J-Bay Swell Statistics, August: All Swell – Any Wind
This picture illustrates the range of swells directed at J-Bay over a normal August. It is based on 1984 NWW3 model predictions since 2006 (values every 3 hours). The wave model does not forecast wind or surf right at the coast so we have chosen the best grid node based on what we know about J-Bay. In this particular case the best grid node is 50 km away (31 miles).
The rose diagram shows the distribution of swell directions and swell sizes, while the graph at the bottom shows the same thing but lacks direction information. Five colours represent increasing wave sizes. Very small swells of less than 0.5m (1.5 feet) high are shown in blue. These happened only 10% of the time. Green and yellow show increasing swell sizes and largest swells greater than >3m (>10ft) are shown in red. In either graph, the area of any colour is proportional to how commonly that size swell occurs.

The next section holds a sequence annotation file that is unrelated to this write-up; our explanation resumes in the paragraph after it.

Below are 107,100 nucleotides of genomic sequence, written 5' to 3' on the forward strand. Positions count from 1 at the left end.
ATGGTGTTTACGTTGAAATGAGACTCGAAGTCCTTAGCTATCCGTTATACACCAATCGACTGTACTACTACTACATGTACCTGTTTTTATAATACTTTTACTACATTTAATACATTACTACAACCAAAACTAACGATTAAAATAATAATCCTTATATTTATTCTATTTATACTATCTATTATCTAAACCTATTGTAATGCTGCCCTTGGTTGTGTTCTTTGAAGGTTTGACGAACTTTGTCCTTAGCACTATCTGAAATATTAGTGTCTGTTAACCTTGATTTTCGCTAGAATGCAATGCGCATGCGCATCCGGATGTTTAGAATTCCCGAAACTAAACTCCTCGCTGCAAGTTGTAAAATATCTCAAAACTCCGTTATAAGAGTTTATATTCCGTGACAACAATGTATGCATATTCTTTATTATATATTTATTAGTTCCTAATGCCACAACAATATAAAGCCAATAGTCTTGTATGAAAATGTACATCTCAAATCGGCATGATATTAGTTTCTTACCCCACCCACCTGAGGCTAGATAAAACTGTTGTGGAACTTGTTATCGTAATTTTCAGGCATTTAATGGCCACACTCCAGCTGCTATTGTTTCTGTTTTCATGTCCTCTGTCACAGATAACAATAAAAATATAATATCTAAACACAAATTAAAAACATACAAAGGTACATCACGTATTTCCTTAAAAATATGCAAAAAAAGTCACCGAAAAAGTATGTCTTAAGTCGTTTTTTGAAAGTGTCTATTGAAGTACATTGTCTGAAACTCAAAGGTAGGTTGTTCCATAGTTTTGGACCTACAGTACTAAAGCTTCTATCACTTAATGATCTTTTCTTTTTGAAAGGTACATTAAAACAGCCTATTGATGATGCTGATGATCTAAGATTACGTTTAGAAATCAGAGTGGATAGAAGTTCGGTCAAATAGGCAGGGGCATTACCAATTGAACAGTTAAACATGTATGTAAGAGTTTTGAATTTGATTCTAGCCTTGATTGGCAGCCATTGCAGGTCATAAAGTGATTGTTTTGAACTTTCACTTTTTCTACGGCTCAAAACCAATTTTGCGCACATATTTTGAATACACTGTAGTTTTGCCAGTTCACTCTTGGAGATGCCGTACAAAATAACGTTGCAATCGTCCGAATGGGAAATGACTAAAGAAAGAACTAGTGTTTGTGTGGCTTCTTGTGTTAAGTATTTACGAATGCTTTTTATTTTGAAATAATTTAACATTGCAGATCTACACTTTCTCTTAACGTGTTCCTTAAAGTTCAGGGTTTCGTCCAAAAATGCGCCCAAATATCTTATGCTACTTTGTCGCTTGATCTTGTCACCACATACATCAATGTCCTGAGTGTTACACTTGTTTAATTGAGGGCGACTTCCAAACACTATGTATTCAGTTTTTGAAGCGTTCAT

The diagram implies that the prevailing swell direction, shown by the longest spokes, was SSW, whereas the the most common wind blows from the W. Because the wave model grid is offshore, sometimes a strong offshore wind blows largest waves away from J-Bay and away from the coast. We lump these in with the no surf category of the bar chart. To avoid confusion we don't show these in the rose plot. Because wind determines whether or not waves are surfable at J-Bay, you can select a similar diagram that shows only the swells that were expected to coincide with glassy or offshore wind conditions. During a typical August, swells large enough to cause good for surfing waves at J-Bay run for about 90% of the time.
IMPORTANT: Beta version feature! Swell heights are open water values from NWW3. There is no attempt to model near-shore effects. Coastal wave heights will generally be less, especially if the break does not have unobstructed exposure to the open ocean.